A Greek popular song, sung by the children of Rhodes as they went from house to house in what apparently was an ancient version of ‘trick-or-treat‘. According to Theognis of Rhodes, cited by Athenaeus 8.60, who preserves the song, the collection was occasioned by a religious festival in the month of Boëdromion. In Athens, this was an autumnal month. The theme of the present song has been taken as evidence that on Rhodes, Boëdromion came in the spring.

In the European classical tradition, the song has often been quoted as a prime example of naive Greek pastoral, a celebration of life and the beauty of nature. Perhaps the reality behind it is grimmer than we have realised.  In the later European context, ‘trick-or-treat’ indeed took place in the autumn, after the harvest and slaughter was done, when farms and houses were well-stocked. The poor people who performed the trick-or-treat had long winter months to look forward to, and needed every ounce of nutrition they could get.

Now, apparently here the children are dressed up as swallows, with white cloths in front and black on the back. What if the talk about spring and beautiful seasons is only a game, a sort of grimly humourous joke intended to soften the hearts of the rich mansion-owners — and, at the same time an instance of the superstitious euphemic practise so common of Greek society. The beatiful season, καλὰς ὥρας, καλοὺς ἐνιαυτούς, which is coming, is not the spring — but winter. Let’s call the winter beatiful, maybe it will be nicer to us.

Sappho 8

P.Oxy. 2289

[ἆδυ  μὲ]ν [τ]ὸ [κάλλος ἴδην φιλάων]
[ὤστε π]ὰμ φ[άεννον ἐν ὠράνοισιν]
[ἄστρον,  Ἄ]τθι· σὸ[ν δὲ πρόσωπον ἐλλάμ-]
xx[πει] νεφ[έλαισι.]

Sweet is the beauty of friends to see,
like every flaming star in the sky,
Atthis: but your face shines
xxthrough clouds.

A. E. Housman, The Name and Nature of Poetry

A decently formatted version of this text is availabe here.

[p. 4]

The question should be fairly stated, how far a man can be an adequate, or even a good (so far as he goes) though inadequate critic of poetry, who is not a poet, at least in posse. Can he be an adequate, can he be a good critic, though not commensurate? But there is yet another distinction. Supposing he is not only not a poet, but is a bad poet! What then?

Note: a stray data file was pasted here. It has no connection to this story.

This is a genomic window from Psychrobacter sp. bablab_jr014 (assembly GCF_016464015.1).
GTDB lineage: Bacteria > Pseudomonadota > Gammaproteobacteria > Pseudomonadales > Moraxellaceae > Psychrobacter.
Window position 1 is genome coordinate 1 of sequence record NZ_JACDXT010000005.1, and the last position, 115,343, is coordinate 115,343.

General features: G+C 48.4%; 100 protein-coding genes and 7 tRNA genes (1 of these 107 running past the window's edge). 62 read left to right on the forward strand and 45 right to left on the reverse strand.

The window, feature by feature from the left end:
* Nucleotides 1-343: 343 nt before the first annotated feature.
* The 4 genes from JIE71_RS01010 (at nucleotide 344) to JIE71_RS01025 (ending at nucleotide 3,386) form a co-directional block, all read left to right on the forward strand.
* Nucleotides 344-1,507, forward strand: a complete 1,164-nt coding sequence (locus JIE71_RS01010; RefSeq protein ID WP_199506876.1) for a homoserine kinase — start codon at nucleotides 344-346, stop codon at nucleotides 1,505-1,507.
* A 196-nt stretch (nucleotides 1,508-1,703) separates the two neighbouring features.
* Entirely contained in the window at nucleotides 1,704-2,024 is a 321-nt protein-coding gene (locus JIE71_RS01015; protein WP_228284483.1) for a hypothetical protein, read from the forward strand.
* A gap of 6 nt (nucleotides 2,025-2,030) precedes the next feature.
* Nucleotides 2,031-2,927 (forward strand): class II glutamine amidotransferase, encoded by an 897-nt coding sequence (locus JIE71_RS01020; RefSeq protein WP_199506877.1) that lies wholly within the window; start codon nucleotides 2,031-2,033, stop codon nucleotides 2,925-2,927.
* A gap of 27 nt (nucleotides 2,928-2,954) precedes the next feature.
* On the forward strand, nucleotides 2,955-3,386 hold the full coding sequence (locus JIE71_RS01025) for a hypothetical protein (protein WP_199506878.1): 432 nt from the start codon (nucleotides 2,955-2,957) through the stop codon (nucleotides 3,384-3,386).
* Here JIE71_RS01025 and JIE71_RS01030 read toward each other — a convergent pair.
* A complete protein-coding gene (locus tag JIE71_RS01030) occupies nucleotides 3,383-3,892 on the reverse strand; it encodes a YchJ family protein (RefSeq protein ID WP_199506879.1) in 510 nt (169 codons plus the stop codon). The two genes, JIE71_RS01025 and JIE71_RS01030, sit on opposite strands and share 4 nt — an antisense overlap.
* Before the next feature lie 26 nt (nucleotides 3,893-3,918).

COLERIDGE, Anima Poetae, pp. 127 f.

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Osip Mandelstam, The Kremlin Mountain Man

The so-called ”Stalin epigram” (1933), read with some help from a native Russian speaker.

Мы живем, под собою не чуя страны,
Наши речи за десять шагов не слышны,
А где хватит на полразговорца,
Там припомнят кремлёвского горца.
Его толстые пальцы, как черви, жирны,
А слова, как пудовые гири, верны,
Тараканьи смеются усища,
И сияют его голенища.

А вокруг него сброд тонкошеих вождей,
Он играет услугами полулюдей,
Кто свистит, кто мяучит, кто хнычет,
Он один лишь бабачет и тычет.
Как подковы, кует за указом указ —
Кому в пах, кому в лоб, кому в бровь, кому в глаз
Что ни казнь у него — то малина
И широкая грудь осетина.

*

We live, but feel not the land beneath us
In ten steps’ distance, you will not hear our words
But if they may utter a half-choked sound
They’ll remember the Kremlin Mountain man

His fingers are thick, glistening worms
But his words true like twelve pound weights
His moustaches laughing cockroaches
And his bootstraps are beaming

The thin-necked rabble of chiefs around him,
Half-man servants he toys with.
One squeaks, one mews, one whimpers, he only
Babbles and points.

Like horse shoes he forges ukas on ukas
For each one’s groins, foreheads, eyes

His every death sentence a raspberry
But the Ossete’s chest is broad.

glistening worms: Demyan Bedny had mentioned to Mandelstam that Stalin left stains of fat on the books he borrowed (Montefiore, Stalin, p. 135 in the paperback ed.).

The thin-necked rabble of chiefs: according to Montefiore loc.cit. an allusion to Molotov’s small head and thin neck. Cf. also Gottfried Benn, ”Englisches Café”, which begins:

Das ganze schmalschuhige Raubpack,
Russinnen, Jüdinnen, tote Völker, ferne Küsten,
schleicht durch die Frühjahrsnacht.

Raspberry malina (малина): Perhaps an allusion to Malenkov, who like Mandelstam knew Latin and read poetry. He was one of the chief authorites in the executive branches of the 1930’s purges (see Montefiore, op.cit. s. 258-60). Because of feminine traits, he was nicknamed Malanya. Stalin’s broad chest could then be a complementary contrast to Malanya’s legendary broad hips.

the Ossete: see on Stalin’s father here.